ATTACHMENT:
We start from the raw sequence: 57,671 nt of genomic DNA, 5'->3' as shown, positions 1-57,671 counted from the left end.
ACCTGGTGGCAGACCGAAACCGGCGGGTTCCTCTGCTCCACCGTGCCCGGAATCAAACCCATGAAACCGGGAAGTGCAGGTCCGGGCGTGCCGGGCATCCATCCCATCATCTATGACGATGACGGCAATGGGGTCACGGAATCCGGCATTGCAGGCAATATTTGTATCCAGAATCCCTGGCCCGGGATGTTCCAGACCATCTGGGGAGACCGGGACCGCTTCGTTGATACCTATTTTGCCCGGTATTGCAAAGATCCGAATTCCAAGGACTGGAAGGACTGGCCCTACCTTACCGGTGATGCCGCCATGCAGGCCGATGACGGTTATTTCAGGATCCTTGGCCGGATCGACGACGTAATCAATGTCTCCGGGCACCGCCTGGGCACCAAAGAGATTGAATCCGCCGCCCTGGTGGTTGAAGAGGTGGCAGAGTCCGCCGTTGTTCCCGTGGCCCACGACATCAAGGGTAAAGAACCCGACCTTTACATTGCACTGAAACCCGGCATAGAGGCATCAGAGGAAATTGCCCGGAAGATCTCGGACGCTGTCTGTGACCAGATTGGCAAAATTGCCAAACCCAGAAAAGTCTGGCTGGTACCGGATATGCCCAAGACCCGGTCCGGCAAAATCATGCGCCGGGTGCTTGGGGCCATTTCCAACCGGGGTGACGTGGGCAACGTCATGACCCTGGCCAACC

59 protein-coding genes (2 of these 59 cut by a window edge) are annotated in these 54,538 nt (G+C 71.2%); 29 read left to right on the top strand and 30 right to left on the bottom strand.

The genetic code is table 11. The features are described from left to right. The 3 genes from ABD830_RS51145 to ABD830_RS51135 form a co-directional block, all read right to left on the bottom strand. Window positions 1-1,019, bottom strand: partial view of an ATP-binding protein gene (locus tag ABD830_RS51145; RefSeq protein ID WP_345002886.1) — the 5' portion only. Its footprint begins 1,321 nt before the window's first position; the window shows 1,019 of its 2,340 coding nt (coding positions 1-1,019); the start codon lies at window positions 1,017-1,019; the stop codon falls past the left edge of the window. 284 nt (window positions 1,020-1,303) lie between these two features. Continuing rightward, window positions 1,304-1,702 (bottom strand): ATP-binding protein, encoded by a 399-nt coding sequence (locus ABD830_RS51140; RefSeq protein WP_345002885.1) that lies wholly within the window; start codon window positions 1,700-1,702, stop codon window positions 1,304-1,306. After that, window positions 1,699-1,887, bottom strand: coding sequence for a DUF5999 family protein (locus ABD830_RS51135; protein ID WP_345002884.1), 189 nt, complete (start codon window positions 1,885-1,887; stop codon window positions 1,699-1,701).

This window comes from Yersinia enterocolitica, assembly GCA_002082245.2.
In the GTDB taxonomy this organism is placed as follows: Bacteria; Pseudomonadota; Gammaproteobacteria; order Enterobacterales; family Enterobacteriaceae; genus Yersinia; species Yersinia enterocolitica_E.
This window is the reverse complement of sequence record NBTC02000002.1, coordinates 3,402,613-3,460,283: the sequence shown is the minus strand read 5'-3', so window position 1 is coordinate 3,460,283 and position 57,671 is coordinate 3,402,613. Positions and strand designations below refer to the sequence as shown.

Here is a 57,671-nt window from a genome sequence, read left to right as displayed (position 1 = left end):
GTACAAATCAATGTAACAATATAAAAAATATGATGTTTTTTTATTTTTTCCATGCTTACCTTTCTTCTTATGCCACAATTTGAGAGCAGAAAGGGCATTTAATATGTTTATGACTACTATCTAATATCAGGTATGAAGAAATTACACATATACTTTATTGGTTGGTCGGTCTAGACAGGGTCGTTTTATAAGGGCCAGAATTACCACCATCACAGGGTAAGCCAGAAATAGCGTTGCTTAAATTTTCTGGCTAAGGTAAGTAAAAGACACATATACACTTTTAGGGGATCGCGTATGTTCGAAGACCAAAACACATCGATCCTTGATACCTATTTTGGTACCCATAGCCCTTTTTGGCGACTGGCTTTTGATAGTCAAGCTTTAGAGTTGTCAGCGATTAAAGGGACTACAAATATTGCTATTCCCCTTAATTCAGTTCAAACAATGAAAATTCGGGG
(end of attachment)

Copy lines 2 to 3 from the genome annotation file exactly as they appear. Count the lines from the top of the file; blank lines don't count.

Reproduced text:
ACCTGGTGGCAGACCGAAACCGGCGGGTTCCTCTGCTCCACCGTGCCCGGAATCAAACCCATGAAACCGGGAAGTGCAGGTCCGGGCGTGCCGGGCATCCATCCCATCATCTATGACGATGACGGCAATGGGGTCACGGAATCCGGCATTGCAGGCAATATTTGTATCCAGAATCCCTGGCCCGGGATGTTCCAGACCATCTGGGGAGACCGGGACCGCTTCGTTGATACCTATTTTGCCCGGTATTGCAAAGATCCGAATTCCAAGGACTGGAAGGACTGGCCCTACCTTACCGGTGATGCCGCCATGCAGGCCGATGACGGTTATTTCAGGATCCTTGGCCGGATCGACGACGTAATCAATGTCTCCGGGCACCGCCTGGGCACCAAAGAGATTGAATCCGCCGCCCTGGTGGTTGAAGAGGTGGCAGAGTCCGCCGTTGTTCCCGTGGCCCACGACATCAAGGGTAAAGAACCCGACCTTTACATTGCACTGAAACCCGGCATAGAGGCATCAGAGGAAATTGCCCGGAAGATCTCGGACGCTGTCTGTGACCAGATTGGCAAAATTGCCAAACCCAGAAAAGTCTGGCTGGTACCGGATATGCCCAAGACCCGGTCCGGCAAAATCATGCGCCGGGTGCTTGGGGCCATTTCCAACCGGGGTGACGTGGGCAACGTCATGACCCTGGCCAACC

59 protein-coding genes (2 of these 59 cut by a window edge) are annotated in these 54,538 nt (G+C 71.2%); 29 read left to right on the top strand and 30 right to left on the bottom strand.